LancetGate

The Lancet, like the British Medical Journal, has been publishing fake news for years about climate change. [They also published a fake article about deaths caused in the second Iraq war. That one interested me because my political opinions would have naturally led me to lend credence to their absurdly exaggerated figures, yet somehow I managed heroically to overcome my cognitive biasses and see that their study was crap, thus disproving decades of research by supposedly unbiassed academics (who hold the same – correct – lefty opinions as myself) to the effect that we are at the mercy of our world views, or cognitive biasses. You may be, Professor Lewandowsky, but that’s because you’re a fraud. I’m not.]

But with this study they’ve jumped the pangolin.

The word “Lancetgate” doesn’t seem to have got into the English language press yet. Get used to it. The popular French newspaper France Soir seems to have invented it to describe the scandal surrounding the article published in the Lancet 22nd May describing a metastudy on the use of hydroxychloroquine (HCQ) in the treatment of Covid 19.

The first I heard of this study was an excellent article in the Guardian (yes, you read that right) by their medical correspondent and Melbourne bureau chief Melissa Davey in which she linked to this article at Columbia University’s Statistical modelling blog which reproduced a table from the Lancet study which demonstrated definitively (to me) that the study was fraudulent. (Briefly, the table breaks down the sample by continent (and not by country, which is odd) and by type of patient. Same proportion of females, same proportion of smokers, on every continent, to within 1%. Without recharging my 1970s Texas Instruments BS detector which I last used in my days as a market researcher 40 years ago, I’m prepared to wager that that’s bollocks. Real world statistics don’t work that way.)

Columbia is still following the story, most recently here and Melissa of the Australian Graun has developed the story further here.

The NYT has just got hold of it, 4 hours ago as I write this, but the credit goes to the French Media, and particularly France Soir, for having revealed that:

The Lancet article claimed, in a study of about 15,000 patients, that hydroxychloroqine (HCQ) was at best useless, and at worst dangerous. The WHO, followed by the French government, promptly warned against the use of HCQ and ceased clinical trials.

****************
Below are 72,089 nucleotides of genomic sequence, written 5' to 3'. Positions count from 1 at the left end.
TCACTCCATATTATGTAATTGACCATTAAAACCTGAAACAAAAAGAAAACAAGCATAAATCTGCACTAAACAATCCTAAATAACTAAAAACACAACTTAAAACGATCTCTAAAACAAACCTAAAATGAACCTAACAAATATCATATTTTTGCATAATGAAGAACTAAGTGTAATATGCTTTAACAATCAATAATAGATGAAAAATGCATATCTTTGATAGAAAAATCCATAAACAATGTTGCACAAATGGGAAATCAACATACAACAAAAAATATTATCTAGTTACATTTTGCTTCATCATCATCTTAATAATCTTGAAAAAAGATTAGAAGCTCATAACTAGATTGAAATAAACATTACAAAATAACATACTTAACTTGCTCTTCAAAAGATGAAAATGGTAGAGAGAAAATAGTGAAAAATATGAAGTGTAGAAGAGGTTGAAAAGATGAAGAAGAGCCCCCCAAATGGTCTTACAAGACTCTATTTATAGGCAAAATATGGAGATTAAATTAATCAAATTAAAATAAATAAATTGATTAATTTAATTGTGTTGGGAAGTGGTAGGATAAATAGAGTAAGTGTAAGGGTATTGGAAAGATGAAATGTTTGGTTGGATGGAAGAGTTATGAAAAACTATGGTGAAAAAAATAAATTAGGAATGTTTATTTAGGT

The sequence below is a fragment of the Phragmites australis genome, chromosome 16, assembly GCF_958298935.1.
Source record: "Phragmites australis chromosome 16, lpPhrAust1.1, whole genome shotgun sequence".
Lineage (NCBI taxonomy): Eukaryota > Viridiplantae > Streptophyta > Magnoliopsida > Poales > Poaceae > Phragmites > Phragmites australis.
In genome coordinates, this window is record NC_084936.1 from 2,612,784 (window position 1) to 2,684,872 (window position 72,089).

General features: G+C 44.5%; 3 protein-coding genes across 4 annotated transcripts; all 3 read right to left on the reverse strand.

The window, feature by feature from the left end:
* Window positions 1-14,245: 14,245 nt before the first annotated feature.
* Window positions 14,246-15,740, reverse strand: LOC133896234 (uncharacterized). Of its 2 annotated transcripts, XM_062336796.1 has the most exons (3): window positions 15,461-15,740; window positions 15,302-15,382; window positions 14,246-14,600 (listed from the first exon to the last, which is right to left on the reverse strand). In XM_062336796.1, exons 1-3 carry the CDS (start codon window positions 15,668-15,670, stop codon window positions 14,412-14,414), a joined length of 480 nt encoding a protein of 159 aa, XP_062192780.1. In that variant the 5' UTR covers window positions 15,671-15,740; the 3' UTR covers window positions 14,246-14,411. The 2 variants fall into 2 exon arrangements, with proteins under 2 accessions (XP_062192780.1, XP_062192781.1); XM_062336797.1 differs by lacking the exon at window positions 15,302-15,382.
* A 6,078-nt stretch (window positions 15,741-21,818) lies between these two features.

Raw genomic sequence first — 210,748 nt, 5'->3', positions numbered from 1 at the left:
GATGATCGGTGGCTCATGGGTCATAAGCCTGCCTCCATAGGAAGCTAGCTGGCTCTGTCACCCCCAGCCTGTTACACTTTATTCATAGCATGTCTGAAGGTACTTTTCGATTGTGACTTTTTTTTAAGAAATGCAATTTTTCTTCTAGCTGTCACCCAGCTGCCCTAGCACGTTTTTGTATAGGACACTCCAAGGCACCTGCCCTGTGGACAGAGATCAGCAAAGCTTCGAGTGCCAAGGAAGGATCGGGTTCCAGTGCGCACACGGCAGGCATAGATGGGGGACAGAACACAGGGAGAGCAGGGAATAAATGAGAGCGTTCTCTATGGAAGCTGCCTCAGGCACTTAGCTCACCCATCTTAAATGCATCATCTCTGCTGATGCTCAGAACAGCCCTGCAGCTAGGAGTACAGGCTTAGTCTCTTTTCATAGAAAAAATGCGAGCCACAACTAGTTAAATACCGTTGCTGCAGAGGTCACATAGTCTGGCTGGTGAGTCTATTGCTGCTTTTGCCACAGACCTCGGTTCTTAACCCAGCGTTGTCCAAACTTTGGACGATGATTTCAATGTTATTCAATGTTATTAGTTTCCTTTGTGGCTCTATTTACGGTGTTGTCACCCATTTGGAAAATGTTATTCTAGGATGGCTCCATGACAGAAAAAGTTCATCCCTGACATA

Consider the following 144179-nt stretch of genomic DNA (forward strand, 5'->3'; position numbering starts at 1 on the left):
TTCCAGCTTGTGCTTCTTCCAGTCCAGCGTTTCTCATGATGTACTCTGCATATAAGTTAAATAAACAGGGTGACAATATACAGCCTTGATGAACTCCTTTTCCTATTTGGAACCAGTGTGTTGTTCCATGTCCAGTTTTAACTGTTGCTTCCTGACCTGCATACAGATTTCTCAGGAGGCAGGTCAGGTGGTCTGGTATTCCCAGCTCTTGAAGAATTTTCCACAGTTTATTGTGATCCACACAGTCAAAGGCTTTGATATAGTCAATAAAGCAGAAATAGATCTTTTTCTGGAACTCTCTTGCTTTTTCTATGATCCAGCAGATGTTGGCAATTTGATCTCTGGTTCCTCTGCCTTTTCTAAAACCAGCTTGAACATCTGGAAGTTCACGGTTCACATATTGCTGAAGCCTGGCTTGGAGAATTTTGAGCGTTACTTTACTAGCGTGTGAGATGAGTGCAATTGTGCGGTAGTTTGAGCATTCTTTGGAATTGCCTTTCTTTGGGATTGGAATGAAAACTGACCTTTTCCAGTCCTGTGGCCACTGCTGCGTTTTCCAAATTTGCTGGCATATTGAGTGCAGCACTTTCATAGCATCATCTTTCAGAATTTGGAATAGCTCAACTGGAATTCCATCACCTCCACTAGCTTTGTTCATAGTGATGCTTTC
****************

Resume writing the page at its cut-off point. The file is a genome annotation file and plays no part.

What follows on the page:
In the days that followed, very surprising and even staggering results, as well as glaring inconsistencies in the study published on May 22 by the 4 authors aroused strong reactions. 180 doctors / scientists signed a letter requesting a number of explanations, additional information as well as the raw data which led to these results. The authors of this study failed to answer the legitimate questions posed by these scientists. The Surgisphere company that collected the data is also quite dubious.

However, without even waiting for possible responses from these 4 authors, we can be certain that the results of this study, conducted between December 2019 and April 2020, are at best erroneous and at worst fraudulent concerning the ineffectiveness and dangerosity of HCQ…

[Google translation. I just read the stuff. If it’s good enough for Google..]

France Soir had previously revealed much interesting information about Surgisphere, the company which gathered the data (which cannot be revealed, because of “confidentiality agreements” – sounds familiar?) in this article.

Surgisphere has been formed and dissolved (for failure to provide annual accounts) in several countries over a number of yearsNone of its five known employees has any expertise in data processing. One of them was a quite well known porn star. (OK, you won’t have heard of her. Take my word for it…)

There is more to this story. The fact that the NYT has taken it up means that it will be licked into shape over the coming days.

The fact that it was a French popular newspaper which broke the story that the Lancet is a fake news source is a story in itself. In the Anglo-Saxon media, hydroxychlorocquine is the Trump/Bolsinaro fake cure. In France it’s the Professor Raoult prescription. Professor Raoult’s latest Tuesday interview can be found here.

I may translate a bit if I find the energy. He speaks fast and loose. The high point is when the interviewer suggests that he has been attacked by “the élite.” “No,” replies Raoul, “I’m the élite” (and he rattles off all his academic successes) “Those who attack me are the failures, the second rate.” (He also has it in for the British Medical Journal, if I heard aright. That’s two of the most serious world medical authorities treated as fake news sources.)

If climate science had just one sceptic with the insolent authority of Professor Raoult we wouldn’t be where we are. But “we” are Anglo Saxon, watching from afar the official story being demolished by a bunch of ignorant frogs, much as we watched the Bastille being toppled all those years ago. French libel laws are less – inquisitional – than British ones. If the Lancet publishes shit you’re allowed in France to say: “The Lancet is publishing shit.”

It’s British shit, which is no doubt why it’s French journalists who are revealing it. But it’s shit all the same.

via Climate Scepticism

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June 2, 2020 at 06:47PM

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